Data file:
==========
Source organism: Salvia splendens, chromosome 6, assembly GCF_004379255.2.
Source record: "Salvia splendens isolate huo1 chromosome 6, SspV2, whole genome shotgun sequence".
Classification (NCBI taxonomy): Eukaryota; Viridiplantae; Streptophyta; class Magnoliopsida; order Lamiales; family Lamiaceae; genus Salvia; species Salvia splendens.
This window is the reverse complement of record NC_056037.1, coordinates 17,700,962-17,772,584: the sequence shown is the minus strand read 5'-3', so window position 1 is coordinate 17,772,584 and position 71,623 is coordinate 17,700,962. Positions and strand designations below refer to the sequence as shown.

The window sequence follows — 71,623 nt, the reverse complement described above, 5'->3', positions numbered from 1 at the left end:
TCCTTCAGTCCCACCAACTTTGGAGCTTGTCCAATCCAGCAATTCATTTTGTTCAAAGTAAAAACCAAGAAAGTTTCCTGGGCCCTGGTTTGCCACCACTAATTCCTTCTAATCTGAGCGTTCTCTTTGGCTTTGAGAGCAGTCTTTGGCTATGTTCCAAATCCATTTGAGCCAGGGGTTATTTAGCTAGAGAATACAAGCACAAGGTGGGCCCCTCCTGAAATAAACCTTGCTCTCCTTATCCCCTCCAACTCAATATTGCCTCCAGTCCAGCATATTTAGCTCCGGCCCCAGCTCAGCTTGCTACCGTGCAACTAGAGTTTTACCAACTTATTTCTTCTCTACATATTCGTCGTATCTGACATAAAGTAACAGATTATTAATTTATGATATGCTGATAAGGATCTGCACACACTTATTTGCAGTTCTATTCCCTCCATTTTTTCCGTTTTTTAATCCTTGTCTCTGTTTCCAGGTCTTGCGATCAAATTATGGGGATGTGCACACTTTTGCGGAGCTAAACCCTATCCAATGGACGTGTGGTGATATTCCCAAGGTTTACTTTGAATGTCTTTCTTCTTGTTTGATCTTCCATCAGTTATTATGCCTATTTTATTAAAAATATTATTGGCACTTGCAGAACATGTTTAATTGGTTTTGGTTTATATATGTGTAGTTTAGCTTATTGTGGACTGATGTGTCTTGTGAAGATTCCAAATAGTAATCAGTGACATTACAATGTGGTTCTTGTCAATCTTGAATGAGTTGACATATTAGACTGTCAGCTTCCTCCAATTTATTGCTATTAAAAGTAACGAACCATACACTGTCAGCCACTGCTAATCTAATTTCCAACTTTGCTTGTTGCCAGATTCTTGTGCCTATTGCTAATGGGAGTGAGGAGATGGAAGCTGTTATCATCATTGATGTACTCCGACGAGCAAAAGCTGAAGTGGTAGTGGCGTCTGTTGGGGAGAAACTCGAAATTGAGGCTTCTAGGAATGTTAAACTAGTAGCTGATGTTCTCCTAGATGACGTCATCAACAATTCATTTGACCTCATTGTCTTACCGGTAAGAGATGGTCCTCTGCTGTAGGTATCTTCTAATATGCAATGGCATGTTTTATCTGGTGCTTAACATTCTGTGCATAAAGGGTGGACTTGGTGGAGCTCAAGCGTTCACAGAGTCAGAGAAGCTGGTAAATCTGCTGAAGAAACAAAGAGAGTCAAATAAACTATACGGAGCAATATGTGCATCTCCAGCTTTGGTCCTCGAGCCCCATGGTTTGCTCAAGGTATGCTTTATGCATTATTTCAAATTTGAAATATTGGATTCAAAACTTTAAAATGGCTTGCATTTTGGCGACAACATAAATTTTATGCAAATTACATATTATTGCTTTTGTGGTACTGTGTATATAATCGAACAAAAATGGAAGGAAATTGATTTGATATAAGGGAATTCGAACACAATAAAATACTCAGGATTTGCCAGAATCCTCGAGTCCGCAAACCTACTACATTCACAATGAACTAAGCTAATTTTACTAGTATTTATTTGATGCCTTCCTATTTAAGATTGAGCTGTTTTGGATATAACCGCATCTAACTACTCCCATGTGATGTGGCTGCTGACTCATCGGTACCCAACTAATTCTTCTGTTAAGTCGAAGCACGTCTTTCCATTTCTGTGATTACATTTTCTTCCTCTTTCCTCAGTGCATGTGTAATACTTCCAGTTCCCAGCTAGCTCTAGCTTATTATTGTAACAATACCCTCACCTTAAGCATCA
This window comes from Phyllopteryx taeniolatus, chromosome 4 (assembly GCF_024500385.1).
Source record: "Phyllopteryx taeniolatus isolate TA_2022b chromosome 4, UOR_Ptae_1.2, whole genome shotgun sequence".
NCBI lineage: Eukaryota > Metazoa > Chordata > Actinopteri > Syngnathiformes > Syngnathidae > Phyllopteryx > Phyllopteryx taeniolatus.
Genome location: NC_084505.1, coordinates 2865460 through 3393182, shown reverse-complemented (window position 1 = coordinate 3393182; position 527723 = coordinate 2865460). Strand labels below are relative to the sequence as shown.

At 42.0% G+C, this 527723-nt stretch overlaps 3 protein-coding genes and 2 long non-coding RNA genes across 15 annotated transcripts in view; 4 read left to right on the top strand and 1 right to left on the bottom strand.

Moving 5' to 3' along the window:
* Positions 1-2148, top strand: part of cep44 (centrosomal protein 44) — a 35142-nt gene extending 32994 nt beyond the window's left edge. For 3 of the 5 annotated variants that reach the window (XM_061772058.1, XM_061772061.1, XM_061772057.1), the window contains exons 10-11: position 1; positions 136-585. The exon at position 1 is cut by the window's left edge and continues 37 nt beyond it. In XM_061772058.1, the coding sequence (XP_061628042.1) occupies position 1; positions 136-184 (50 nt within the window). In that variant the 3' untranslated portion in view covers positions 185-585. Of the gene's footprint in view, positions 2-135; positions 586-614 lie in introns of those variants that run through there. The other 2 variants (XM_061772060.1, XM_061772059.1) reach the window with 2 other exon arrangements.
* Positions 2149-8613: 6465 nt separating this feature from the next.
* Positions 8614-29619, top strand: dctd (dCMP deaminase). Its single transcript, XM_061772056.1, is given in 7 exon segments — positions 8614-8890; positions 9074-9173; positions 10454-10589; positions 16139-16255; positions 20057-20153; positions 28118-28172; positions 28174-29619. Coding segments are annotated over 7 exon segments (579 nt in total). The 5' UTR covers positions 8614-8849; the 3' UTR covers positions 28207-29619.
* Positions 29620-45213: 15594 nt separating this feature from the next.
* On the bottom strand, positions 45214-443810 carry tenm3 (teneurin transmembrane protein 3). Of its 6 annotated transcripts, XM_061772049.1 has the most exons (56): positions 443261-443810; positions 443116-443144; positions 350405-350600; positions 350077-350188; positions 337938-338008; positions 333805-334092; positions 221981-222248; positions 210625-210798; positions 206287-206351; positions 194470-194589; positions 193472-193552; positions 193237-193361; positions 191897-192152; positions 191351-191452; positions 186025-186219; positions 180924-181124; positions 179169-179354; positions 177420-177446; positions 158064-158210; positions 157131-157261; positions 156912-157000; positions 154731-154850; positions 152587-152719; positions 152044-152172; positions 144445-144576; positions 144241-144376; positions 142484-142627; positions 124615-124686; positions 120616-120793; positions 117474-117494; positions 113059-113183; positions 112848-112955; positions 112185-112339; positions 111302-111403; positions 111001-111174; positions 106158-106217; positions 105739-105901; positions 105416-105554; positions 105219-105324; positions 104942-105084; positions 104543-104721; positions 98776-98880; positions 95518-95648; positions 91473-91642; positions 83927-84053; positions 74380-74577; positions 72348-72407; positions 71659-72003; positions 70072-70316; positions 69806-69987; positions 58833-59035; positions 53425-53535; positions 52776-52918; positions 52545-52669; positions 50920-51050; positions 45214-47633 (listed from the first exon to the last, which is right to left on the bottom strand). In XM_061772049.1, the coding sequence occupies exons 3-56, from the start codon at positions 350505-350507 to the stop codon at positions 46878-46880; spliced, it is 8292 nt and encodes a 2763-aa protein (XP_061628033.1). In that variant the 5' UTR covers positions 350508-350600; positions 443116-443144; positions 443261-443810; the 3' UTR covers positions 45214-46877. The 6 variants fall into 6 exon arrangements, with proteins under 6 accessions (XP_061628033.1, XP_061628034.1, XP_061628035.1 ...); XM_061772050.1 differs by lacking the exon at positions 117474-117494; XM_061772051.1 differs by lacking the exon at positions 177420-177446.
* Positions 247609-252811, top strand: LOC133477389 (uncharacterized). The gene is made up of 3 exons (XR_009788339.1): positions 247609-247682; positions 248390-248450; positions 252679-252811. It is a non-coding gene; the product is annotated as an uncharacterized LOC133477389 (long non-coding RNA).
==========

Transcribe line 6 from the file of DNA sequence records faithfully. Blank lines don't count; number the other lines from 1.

TCCTTCAGTCCCACCAACTTTGGAGCTTGTCCAATCCAGCAATTCATTTTGTTCAAAGTAAAAACCAAGAAAGTTTCCTGGGCCCTGGTTTGCCACCACTAATTCCTTCTAATCTGAGCGTTCTCTTTGGCTTTGAGAGCAGTCTTTGGCTATGTTCCAAATCCATTTGAGCCAGGGGTTATTTAGCTAGAGAATACAAGCACAAGGTGGGCCCCTCCTGAAATAAACCTTGCTCTCCTTATCCCCTCCAACTCAATATTGCCTCCAGTCCAGCATATTTAGCTCCGGCCCCAGCTCAGCTTGCTACCGTGCAACTAGAGTTTTACCAACTTATTTCTTCTCTACATATTCGTCGTATCTGACATAAAGTAACAGATTATTAATTTATGATATGCTGATAAGGATCTGCACACACTTATTTGCAGTTCTATTCCCTCCATTTTTTCCGTTTTTTAATCCTTGTCTCTGTTTCCAGGTCTTGCGATCAAATTATGGGGATGTGCACACTTTTGCGGAGCTAAACCCTATCCAATGGACGTGTGGTGATATTCCCAAGGTTTACTTTGAATGTCTTTCTTCTTGTTTGATCTTCCATCAGTTATTATGCCTATTTTATTAAAAATATTATTGGCACTTGCAGAACATGTTTAATTGGTTTTGGTTTATATATGTGTAGTTTAGCTTATTGTGGACTGATGTGTCTTGTGAAGATTCCAAATAGTAATCAGTGACATTACAATGTGGTTCTTGTCAATCTTGAATGAGTTGACATATTAGACTGTCAGCTTCCTCCAATTTATTGCTATTAAAAGTAACGAACCATACACTGTCAGCCACTGCTAATCTAATTTCCAACTTTGCTTGTTGCCAGATTCTTGTGCCTATTGCTAATGGGAGTGAGGAGATGGAAGCTGTTATCATCATTGATGTACTCCGACGAGCAAAAGCTGAAGTGGTAGTGGCGTCTGTTGGGGAGAAACTCGAAATTGAGGCTTCTAGGAATGTTAAACTAGTAGCTGATGTTCTCCTAGATGACGTCATCAACAATTCATTTGACCTCATTGTCTTACCGGTAAGAGATGGTCCTCTGCTGTAGGTATCTTCTAATATGCAATGGCATGTTTTATCTGGTGCTTAACATTCTGTGCATAAAGGGTGGACTTGGTGGAGCTCAAGCGTTCACAGAGTCAGAGAAGCTGGTAAATCTGCTGAAGAAACAAAGAGAGTCAAATAAACTATACGGAGCAATATGTGCATCTCCAGCTTTGGTCCTCGAGCCCCATGGTTTGCTCAAGGTATGCTTTATGCATTATTTCAAATTTGAAATATTGGATTCAAAACTTTAAAATGGCTTGCATTTTGGCGACAACATAAATTTTATGCAAATTACATATTATTGCTTTTGTGGTACTGTGTATATAATCGAACAAAAATGGAAGGAAATTGATTTGATATAAGGGAATTCGAACACAATAAAATACTCAGGATTTGCCAGAATCCTCGAGTCCGCAAACCTACTACATTCACAATGAACTAAGCTAATTTTACTAGTATTTATTTGATGCCTTCCTATTTAAGATTGAGCTGTTTTGGATATAACCGCATCTAACTACTCCCATGTGATGTGGCTGCTGACTCATCGGTACCCAACTAATTCTTCTGTTAAGTCGAAGCACGTCTTTCCATTTCTGTGATTACATTTTCTTCCTCTTTCCTCAGTGCATGTGTAATACTTCCAGTTCCCAGCTAGCTCTAGCTTATTATTGTAACAATACCCTCACCTTAAGCATCA